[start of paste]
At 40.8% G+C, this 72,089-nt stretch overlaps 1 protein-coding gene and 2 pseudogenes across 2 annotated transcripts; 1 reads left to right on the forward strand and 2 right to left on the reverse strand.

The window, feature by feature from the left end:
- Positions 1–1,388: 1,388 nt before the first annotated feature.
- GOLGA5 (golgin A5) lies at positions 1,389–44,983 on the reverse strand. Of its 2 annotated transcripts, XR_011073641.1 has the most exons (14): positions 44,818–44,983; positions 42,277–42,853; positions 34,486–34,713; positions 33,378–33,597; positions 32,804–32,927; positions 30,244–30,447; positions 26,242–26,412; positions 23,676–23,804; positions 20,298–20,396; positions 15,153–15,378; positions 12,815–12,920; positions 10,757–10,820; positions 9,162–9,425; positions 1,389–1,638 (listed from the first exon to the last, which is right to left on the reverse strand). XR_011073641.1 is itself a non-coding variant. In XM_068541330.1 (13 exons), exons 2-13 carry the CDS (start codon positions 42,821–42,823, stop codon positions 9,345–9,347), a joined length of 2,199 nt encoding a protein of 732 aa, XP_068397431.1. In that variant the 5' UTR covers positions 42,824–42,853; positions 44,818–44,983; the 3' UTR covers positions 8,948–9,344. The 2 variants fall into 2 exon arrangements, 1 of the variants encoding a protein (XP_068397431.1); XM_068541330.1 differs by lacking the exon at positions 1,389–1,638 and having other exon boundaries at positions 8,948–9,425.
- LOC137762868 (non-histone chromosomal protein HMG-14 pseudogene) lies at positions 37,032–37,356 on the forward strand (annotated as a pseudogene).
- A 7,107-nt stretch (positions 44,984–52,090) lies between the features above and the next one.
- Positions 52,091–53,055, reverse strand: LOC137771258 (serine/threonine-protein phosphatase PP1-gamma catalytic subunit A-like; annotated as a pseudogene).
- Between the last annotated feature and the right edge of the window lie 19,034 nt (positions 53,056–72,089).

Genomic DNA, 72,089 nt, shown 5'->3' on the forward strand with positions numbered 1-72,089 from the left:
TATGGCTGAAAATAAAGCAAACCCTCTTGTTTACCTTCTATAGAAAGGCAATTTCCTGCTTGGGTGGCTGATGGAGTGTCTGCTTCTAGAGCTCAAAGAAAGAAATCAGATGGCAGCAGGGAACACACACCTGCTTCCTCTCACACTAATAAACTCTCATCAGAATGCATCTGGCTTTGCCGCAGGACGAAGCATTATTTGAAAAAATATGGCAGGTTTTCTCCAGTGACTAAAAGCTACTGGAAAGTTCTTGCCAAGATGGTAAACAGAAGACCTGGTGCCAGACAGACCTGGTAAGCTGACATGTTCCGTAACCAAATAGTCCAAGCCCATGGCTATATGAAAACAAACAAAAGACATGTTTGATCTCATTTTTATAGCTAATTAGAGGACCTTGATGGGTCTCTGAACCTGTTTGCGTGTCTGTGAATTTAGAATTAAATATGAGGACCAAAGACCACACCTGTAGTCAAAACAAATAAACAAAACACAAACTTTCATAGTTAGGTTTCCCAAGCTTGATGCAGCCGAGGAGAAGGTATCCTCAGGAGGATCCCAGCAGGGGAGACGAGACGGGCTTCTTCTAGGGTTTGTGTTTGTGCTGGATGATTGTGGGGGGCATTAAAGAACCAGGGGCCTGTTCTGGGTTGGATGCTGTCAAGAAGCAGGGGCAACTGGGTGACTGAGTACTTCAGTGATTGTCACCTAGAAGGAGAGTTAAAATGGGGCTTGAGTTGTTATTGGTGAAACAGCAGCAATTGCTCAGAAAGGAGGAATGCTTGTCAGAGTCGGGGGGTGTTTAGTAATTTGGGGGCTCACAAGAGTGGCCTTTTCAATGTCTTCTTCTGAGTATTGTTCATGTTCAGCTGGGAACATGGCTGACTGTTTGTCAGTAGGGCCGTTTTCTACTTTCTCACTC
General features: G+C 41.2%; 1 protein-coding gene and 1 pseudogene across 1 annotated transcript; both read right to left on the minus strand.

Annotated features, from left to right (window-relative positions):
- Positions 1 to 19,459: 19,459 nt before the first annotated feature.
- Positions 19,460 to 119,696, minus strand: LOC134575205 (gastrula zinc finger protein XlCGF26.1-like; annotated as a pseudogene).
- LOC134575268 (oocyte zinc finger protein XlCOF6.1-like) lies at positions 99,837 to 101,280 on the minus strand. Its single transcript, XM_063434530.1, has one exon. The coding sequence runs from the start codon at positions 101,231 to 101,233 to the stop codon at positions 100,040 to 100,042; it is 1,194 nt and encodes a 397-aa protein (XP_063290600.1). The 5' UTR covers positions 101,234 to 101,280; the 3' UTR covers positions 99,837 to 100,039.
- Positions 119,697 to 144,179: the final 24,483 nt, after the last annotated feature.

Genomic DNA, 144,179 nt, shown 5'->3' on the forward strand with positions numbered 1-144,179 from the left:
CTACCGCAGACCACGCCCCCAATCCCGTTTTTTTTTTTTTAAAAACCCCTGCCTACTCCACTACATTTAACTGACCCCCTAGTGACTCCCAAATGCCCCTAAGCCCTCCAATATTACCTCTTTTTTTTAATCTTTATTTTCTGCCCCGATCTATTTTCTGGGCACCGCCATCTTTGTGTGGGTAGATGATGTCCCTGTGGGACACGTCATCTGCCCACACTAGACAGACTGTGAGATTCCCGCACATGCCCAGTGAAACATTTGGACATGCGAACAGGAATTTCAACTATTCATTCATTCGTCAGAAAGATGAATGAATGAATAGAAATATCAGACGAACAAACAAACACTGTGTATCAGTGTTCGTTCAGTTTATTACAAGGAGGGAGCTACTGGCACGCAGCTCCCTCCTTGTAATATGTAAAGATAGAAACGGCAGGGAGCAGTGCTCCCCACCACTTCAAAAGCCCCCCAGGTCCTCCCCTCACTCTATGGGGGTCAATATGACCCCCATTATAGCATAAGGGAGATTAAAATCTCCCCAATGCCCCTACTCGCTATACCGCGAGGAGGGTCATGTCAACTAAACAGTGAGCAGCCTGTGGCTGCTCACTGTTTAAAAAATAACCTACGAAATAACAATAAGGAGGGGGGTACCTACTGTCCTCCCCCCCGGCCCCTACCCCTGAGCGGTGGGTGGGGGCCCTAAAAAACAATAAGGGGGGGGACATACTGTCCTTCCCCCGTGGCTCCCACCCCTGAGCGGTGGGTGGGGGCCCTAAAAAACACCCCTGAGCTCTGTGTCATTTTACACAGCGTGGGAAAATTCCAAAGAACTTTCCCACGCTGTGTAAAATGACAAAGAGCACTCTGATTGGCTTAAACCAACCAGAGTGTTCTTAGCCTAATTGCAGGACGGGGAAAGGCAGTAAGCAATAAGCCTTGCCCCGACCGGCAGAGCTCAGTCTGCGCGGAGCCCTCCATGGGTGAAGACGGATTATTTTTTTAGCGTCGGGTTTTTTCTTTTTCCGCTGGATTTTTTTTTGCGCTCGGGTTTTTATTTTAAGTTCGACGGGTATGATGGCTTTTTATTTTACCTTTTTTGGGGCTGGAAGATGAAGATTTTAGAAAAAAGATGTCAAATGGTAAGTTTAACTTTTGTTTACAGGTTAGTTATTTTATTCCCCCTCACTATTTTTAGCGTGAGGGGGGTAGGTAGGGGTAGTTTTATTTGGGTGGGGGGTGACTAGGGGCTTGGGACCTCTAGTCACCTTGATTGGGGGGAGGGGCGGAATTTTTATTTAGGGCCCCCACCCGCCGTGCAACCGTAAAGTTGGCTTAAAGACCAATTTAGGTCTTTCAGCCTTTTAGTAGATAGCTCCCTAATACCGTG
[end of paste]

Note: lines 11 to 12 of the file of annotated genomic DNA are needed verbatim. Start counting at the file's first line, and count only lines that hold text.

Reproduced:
General features: G+C 41.2%; 1 protein-coding gene and 1 pseudogene across 1 annotated transcript; both read right to left on the minus strand.

Annotated features, from left to right (window-relative positions):